Edgar Kunz

Winter 2017

Alone now in Oakland. Thin cloud rusting
over Temescal, garlic simmering

in the pan, lavender potted and long dead
in the breezeway. I start the water,

carry the milk crates in from the garage.
You with your mother in Los Angeles.

The lanterns we scavenged and hung
at the ceremony now a soft racket

in the magnolia. Me turning an old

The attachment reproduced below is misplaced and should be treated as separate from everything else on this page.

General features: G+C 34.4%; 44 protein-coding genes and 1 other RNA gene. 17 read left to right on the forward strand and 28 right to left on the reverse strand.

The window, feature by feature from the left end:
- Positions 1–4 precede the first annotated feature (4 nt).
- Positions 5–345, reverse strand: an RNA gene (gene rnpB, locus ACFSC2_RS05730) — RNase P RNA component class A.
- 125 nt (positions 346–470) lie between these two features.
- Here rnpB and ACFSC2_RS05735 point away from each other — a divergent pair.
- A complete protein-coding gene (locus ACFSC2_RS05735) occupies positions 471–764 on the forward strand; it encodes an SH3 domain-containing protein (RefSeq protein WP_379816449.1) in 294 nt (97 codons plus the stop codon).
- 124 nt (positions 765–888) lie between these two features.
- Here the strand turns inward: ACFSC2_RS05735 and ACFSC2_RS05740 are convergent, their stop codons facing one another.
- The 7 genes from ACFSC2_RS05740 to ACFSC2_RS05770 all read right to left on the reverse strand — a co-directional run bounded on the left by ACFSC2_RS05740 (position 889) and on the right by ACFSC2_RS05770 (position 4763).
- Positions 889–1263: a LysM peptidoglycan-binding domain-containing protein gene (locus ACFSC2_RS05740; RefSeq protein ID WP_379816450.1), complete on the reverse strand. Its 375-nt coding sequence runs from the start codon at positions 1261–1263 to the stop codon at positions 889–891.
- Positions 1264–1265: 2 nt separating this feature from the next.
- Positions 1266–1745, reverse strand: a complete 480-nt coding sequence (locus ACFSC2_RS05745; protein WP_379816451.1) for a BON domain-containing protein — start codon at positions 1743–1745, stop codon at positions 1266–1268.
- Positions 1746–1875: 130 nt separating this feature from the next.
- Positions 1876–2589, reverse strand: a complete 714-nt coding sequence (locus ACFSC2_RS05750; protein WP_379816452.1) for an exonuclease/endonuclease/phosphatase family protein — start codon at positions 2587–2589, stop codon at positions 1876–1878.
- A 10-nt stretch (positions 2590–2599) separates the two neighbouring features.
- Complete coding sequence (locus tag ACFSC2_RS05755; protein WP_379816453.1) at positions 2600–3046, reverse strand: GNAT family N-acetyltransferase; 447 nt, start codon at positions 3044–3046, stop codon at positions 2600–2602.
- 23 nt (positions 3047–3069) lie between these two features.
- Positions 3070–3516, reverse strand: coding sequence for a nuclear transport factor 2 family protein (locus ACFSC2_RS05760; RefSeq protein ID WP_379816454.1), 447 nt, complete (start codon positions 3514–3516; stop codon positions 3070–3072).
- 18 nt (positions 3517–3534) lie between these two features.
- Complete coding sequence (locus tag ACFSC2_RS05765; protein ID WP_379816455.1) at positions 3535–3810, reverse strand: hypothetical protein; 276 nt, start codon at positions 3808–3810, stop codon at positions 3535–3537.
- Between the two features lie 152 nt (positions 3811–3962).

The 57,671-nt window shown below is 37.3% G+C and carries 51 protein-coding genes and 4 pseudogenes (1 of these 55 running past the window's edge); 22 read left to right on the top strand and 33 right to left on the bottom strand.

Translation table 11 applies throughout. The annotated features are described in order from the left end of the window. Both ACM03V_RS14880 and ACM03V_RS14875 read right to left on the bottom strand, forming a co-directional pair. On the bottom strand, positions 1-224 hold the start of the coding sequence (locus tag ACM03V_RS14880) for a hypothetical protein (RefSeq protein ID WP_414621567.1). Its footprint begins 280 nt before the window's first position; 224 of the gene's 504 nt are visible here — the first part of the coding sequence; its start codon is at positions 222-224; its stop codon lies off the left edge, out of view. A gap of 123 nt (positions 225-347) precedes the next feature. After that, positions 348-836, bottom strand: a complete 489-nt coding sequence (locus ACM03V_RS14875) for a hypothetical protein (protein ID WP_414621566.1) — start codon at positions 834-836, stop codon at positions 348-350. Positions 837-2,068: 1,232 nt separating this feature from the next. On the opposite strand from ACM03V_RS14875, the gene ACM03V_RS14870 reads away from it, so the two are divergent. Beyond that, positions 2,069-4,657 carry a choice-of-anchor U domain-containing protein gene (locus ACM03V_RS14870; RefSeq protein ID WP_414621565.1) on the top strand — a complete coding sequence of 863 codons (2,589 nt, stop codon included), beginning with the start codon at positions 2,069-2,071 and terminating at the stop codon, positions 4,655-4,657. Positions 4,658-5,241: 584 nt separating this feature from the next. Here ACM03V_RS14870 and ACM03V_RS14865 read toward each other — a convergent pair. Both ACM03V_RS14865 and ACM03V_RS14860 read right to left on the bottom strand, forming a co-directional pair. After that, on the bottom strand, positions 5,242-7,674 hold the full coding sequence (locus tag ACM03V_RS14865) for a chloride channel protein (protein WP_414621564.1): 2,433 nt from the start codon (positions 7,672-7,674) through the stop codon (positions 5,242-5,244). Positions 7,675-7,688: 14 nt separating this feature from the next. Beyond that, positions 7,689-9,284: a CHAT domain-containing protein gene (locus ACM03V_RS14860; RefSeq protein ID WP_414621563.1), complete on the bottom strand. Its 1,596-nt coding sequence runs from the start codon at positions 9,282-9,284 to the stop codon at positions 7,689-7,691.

summer over, the one where we slept

most nights in a park in Hartford,
bedded down in the soaked grass.

The local kids coming always after dark
to tag the pumphouse, sling rocks

at the heron cages. Their bright,
startled cries and us burrowing deeper

in our bags. I start unshelving
my books, fitting them side-by-side

in a crate.

Edgar Kunz is a Wallace Stegner Fellow at Stanford University. His poems appear in AGNI, Narrative, New England Review, Gulf Coast, and other places.

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